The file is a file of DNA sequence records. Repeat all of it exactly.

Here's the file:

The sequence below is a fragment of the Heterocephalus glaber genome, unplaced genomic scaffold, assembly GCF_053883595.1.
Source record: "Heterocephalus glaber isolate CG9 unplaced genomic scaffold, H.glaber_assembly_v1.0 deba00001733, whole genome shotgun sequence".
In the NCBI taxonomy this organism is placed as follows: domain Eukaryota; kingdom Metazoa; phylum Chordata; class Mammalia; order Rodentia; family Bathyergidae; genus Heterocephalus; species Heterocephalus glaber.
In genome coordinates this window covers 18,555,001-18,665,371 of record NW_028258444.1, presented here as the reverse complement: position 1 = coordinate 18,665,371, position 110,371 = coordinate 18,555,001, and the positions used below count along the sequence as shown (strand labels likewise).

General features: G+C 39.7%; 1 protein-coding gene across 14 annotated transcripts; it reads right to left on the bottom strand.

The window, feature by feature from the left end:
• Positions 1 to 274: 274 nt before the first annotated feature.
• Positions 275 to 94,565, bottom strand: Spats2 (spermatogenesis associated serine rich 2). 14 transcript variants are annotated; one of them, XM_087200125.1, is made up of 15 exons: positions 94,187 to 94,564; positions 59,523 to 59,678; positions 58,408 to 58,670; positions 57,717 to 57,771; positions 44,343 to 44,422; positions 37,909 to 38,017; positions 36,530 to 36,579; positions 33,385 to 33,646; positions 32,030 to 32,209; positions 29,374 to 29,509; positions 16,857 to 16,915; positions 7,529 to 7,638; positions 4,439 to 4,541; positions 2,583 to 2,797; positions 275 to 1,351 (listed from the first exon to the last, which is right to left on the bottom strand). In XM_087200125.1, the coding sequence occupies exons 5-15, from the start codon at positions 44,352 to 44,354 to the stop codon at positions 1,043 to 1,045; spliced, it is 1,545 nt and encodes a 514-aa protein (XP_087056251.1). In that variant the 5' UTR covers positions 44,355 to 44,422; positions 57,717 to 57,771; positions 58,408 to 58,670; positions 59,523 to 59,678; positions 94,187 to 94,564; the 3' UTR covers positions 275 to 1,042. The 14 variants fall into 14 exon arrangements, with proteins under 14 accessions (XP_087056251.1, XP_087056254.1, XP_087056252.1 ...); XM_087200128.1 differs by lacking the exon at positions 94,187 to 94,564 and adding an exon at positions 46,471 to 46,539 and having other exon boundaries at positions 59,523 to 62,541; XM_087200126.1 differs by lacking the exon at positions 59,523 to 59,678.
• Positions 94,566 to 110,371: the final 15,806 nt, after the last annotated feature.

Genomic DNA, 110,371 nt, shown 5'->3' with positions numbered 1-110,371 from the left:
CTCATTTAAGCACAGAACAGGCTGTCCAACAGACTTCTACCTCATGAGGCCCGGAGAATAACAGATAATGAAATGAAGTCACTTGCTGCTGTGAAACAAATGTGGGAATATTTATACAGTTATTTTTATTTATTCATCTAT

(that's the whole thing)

The sequence below is a fragment of the Heterocephalus glaber genome, unplaced genomic scaffold, assembly GCF_053883595.1.
Source record: "Heterocephalus glaber isolate CG9 unplaced genomic scaffold, H.glaber_assembly_v1.0 deba00001733, whole genome shotgun sequence".
In the NCBI taxonomy this organism is placed as follows: domain Eukaryota; kingdom Metazoa; phylum Chordata; class Mammalia; order Rodentia; family Bathyergidae; genus Heterocephalus; species Heterocephalus glaber.
In genome coordinates this window covers 18,555,001-18,665,371 of record NW_028258444.1, presented here as the reverse complement: position 1 = coordinate 18,665,371, position 110,371 = coordinate 18,555,001, and the positions used below count along the sequence as shown (strand labels likewise).

General features: G+C 39.7%; 1 protein-coding gene across 14 annotated transcripts; it reads right to left on the bottom strand.

The window, feature by feature from the left end:
• Positions 1 to 274: 274 nt before the first annotated feature.
• Positions 275 to 94,565, bottom strand: Spats2 (spermatogenesis associated serine rich 2). 14 transcript variants are annotated; one of them, XM_087200125.1, is made up of 15 exons: positions 94,187 to 94,564; positions 59,523 to 59,678; positions 58,408 to 58,670; positions 57,717 to 57,771; positions 44,343 to 44,422; positions 37,909 to 38,017; positions 36,530 to 36,579; positions 33,385 to 33,646; positions 32,030 to 32,209; positions 29,374 to 29,509; positions 16,857 to 16,915; positions 7,529 to 7,638; positions 4,439 to 4,541; positions 2,583 to 2,797; positions 275 to 1,351 (listed from the first exon to the last, which is right to left on the bottom strand). In XM_087200125.1, the coding sequence occupies exons 5-15, from the start codon at positions 44,352 to 44,354 to the stop codon at positions 1,043 to 1,045; spliced, it is 1,545 nt and encodes a 514-aa protein (XP_087056251.1). In that variant the 5' UTR covers positions 44,355 to 44,422; positions 57,717 to 57,771; positions 58,408 to 58,670; positions 59,523 to 59,678; positions 94,187 to 94,564; the 3' UTR covers positions 275 to 1,042. The 14 variants fall into 14 exon arrangements, with proteins under 14 accessions (XP_087056251.1, XP_087056254.1, XP_087056252.1 ...); XM_087200128.1 differs by lacking the exon at positions 94,187 to 94,564 and adding an exon at positions 46,471 to 46,539 and having other exon boundaries at positions 59,523 to 62,541; XM_087200126.1 differs by lacking the exon at positions 59,523 to 59,678.
• Positions 94,566 to 110,371: the final 15,806 nt, after the last annotated feature.

Genomic DNA, 110,371 nt, shown 5'->3' with positions numbered 1-110,371 from the left:
CTCATTTAAGCACAGAACAGGCTGTCCAACAGACTTCTACCTCATGAGGCCCGGAGAATAACAGATAATGAAATGAAGTCACTTGCTGCTGTGAAACAAATGTGGGAATATTTATACAGTTATTTTTATTTATTCATCTAT